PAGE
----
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Intro to Anthropology

by: Jessieka Little

Intro to Anthropology AN 1103

Marketplace > Mississippi State University > AN 1103 > Intro to Anthropology
Jessieka Little
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These are the notes from our first few lectures!
Introduction to Anthropology
Professor Darcy Miller
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This 5 page Class Notes was uploaded by Jessieka Little on Friday August 26, 2016. The Class Notes belongs to AN 1103 at Mississippi State University taught by Professor Darcy Miller in Fall 2016. Since its upload, it has received 13 views.


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Date Created: 08/26/16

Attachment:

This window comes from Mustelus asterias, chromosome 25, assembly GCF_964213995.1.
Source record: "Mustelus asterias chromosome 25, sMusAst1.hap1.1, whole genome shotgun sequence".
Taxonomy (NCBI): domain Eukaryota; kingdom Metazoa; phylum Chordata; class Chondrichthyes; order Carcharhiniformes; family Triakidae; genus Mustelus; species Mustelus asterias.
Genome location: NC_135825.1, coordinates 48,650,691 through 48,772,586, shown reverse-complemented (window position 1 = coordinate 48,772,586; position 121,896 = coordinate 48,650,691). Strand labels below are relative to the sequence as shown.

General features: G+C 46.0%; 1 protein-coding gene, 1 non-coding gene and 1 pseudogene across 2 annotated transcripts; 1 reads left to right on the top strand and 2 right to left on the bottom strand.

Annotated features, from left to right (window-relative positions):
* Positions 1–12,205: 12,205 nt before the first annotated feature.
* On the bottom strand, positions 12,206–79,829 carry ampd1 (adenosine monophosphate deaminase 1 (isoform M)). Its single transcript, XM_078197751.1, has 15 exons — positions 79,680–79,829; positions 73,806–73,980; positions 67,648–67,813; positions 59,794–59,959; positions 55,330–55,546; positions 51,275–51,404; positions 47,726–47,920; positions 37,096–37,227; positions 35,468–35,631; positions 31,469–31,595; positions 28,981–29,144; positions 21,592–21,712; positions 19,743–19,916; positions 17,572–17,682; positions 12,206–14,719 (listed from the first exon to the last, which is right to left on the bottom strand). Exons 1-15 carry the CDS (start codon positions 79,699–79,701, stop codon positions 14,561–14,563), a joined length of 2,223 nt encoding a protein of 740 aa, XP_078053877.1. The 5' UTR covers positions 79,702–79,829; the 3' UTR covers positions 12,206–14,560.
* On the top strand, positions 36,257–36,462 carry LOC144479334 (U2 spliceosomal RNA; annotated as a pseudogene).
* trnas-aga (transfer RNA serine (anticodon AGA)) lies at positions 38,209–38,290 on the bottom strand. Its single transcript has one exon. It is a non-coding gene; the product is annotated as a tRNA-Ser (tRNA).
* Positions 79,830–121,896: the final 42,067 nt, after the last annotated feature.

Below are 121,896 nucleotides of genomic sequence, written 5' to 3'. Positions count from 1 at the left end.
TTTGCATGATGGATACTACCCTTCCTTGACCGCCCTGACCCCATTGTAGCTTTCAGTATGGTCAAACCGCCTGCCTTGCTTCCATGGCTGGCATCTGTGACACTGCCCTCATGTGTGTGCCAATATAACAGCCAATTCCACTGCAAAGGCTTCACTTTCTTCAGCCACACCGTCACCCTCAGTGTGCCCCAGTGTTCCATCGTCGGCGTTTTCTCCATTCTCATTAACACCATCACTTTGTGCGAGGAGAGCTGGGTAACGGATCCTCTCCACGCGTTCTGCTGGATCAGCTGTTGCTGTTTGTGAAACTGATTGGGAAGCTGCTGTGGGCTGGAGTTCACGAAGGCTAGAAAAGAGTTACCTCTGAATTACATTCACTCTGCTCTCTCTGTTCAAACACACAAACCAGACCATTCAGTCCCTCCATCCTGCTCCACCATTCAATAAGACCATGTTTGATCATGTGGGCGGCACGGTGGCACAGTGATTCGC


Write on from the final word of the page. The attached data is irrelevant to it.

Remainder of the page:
Intro to Anthropology Intro to Anthropology Lecture One         Anthropology studies human society from two perspectives:         Diachronic view: stresses development through time         Synchronic view: emphasizes the contemporary state of human societies with little or no time depth         The four subdisciplines of anthropology Physical/ biological anthropology         The study of human biological evolution and variation between living populations         Human biology/ biological anthropology - contemporary studies of comparative variability (present time, synchronic aspect)         Human paleontology - paleoanthropology - comparative studies of fossil remains (past, diachronic)         Primatology - the study of both living and extinct species Cultural anthropology         Emphasis is behavior, with two approaches to the study of living societies 1.) Ethnography: descriptive study of human societies throughout the world (who, what, when, where)         Explorers, missionaries, traders, soldiers         Trained anthropologists         Participant/observer Linguistic Anthropology - Language         Structural linguistics (synchronic): the systematic study of the component parts of languages and their relationship - Phonology = sounds - Grammar = rules - Syntax = arrangements - Semantics         Historical linguistics - how languages developed, and where they developed from ex.: romance languages Archaeology - the study of the past through material remains         Provides a means to interpret past human culture and behavior that would otherwise be unknown         Can help address questions about the present Lecture 2 8/22/16         Concept of Deep Time and the Immutable Universe         Archbishop James Ussher (1581-1656) and Sir John Lightfoot (1602- 1675) argued that the world began at 4,004 BC at 9:00 am (used Bible for calculations)         Isaac de la Peyrere (1596-1676) argued that stone tools were the work of ancient people in his treatise A Theological System upon the Presupposition that Men were before Adam         He was seized by the inquisition and burned and his books were burned.         Thomas Hobbs (1588-1679)         Philosopher, Physicist         The Leviathan (1651) outlines the purpose of states and governments. Said that before this, life was nasty, brutish, and short.         Catastrophism- world shaped by punctuated events, such as floods, that were responsible for the demise of extinct species         Supported by French and led by George Cuvier (1769-1832)         Uniformitarianism- Geologic process in the present are the same that happened in the past         The English Explanation led by James Hutton (1726-1797)         Christian Thomsen (1788-1865) - Hired by the director of the National Museum of Denmark to help order their artifacts         3-age system Stone Age - artifacts were made of bone, wood, etc Bronze Age - artifacts were made of copper or bronze Iron Age - most things made of metal         Phillipe-Charles Schmerling (1791-1836)         In 1828, he found to human-like skulls (Neanderthal)         Adam Smith (1723-1790)         THE Economist         "Wealth of Nations"         Better business will continue at the expensive of lesser businesses         Laissez-Faire - "Let it Be"         Markets function best when there's no intervention         1700's and 1800's         Rise of mercantile class         Emergence of slave trade         Industrial Revolution         Continued colonial expansion         Thomas Malthus (1776-1834)         Essay on Principal of Population         As the population grows, resources become more scarce.         Positive checks- hunger, disease, war will take care of pop.         Preventative checks - abortion, birth control, celibacy, postponement of marriage (for poor people)         Charles Darwin (1809-1882) and Alfred Russell Wallace (1823-1913)         Co-discoverers of "natural selection"         Darwin saw natural selection not as a progressive march towards superior species, but as a reaction to dynamic environments         However, saw colonialism as a form of natural selection, albeit sadly at the expense of local populations.         Sir Edward Burnett Tylor (1832-1917)         Primitive Cultures (1871)         Social Darwinist         Herbert Spencer (1820-1903)         Influenced by Mathus         Social Darwinist         Coined "survival of the fittest"         Lewis Henry Morgan (1818-1881)         Early American anthropologist         Worked with Iroquois         Ancient Society (1877)         3 stage model: savagery, barbarism, civilization Lecture 3: 8/24/16         The principle of Natural Selection: (in words of Darwin)         "Struggle for existence"         "Under these circumstances, favourable variations would tend to be preserved, and unfavourable ones to be destroyed"         Social Darwinism = cultural evolution         The progress of a society through successively more complex stages         Example: Morgan's "Savagery, Barbarism, Civilization"         Darwinian evolution- selection operates on individuals         Cultural evolution- selection operates on groups         Franz Boas         Founder of anthropology         German and Jewish (albeit secular)         Originally going to do a statistics dissertation, but instead looked at the optical properties of water         Post-doc: Geography- Baffin Island Inuit (1883) 1st experience with non-western people Ideas concerning Cultural Relativism- in order to understand a culture, you have to study it on its own terms         After very academic positions, became a curator at the American Museum of Natural History         Critique of Cultural Evolution         Supportive of Darwin, but critical of Tylor, Spencer, and Morgan         1st direct critique - Tylor's Matrilineal Clans vs. The NW Coast People         2nd Critique - The Organization of the Pacific/NW Expedition exhibit (pissed off boss, resigned in 1905)         Beginning in 1899, lecturer at Columbia, where he founded the first Anthropology program in the US         3rd Critique - The Immigrant Study Convinced Immigration officials to allow him to measure 17,821 first and second generation immigrants in seven ethnic groups If someone is raised in America, they will behave like Americans         Cultural Particularism: In order to understand people or cultures, you must understand the history of them         Ruth Benedict and Margaret Meade - Most famous of Boas' students         Benedict: Patterns of Culture         Meade: Coming of Age in Samoa         Alfred Kroeber (1876-1960) - Boas' student         Collected both archaeological and ethnographic data on Native American groups in Mexico, New Mexico, Peru, and other areas in the American West.         Julian Steward (1902-1972)         Founded department of anthropology at U of Michigan         Background in Zoology         Interested in cross-cultural comparisons         Worked with Great Basin Shoshone         Cultural Ecology - environment matters         Leslie White (1900-1975)         The "Anti-Boas"         "John Steel" - communist alias         Neo-evolutionary way of getting energy Lecture 4: 8/26/16         The context of Cultural History: archaeologists trying to figure out the order of things         Lewis Binford (1931-2011)         Ph.D. Michigan         Influenced by Leslie White to an extent         Energy capture - yes         Neo-evolutionary stages - no         Taught at Chicago, UCLA, UNM, SMU         Processual Archaeology - ARCHAEOLOGY SHOULD BE A SCIENCE         One of, if not the most, influential archaeologists ever         Ecology matters         The Post-Modern Critique         History Matters         Placing people into neo-evolutionary stages strips away historical context, which is worthy of exploration         Academic Discourse is messy, and oftentimes leads to strange bedfellows         Breakdown the arguments into arguments/themes         Visualize them as a pendulum (back and forth)         Trace their intellectual path Nature vs Nurture Ethnocentrism vs Relativism Stages vs Trajectories Environment vs History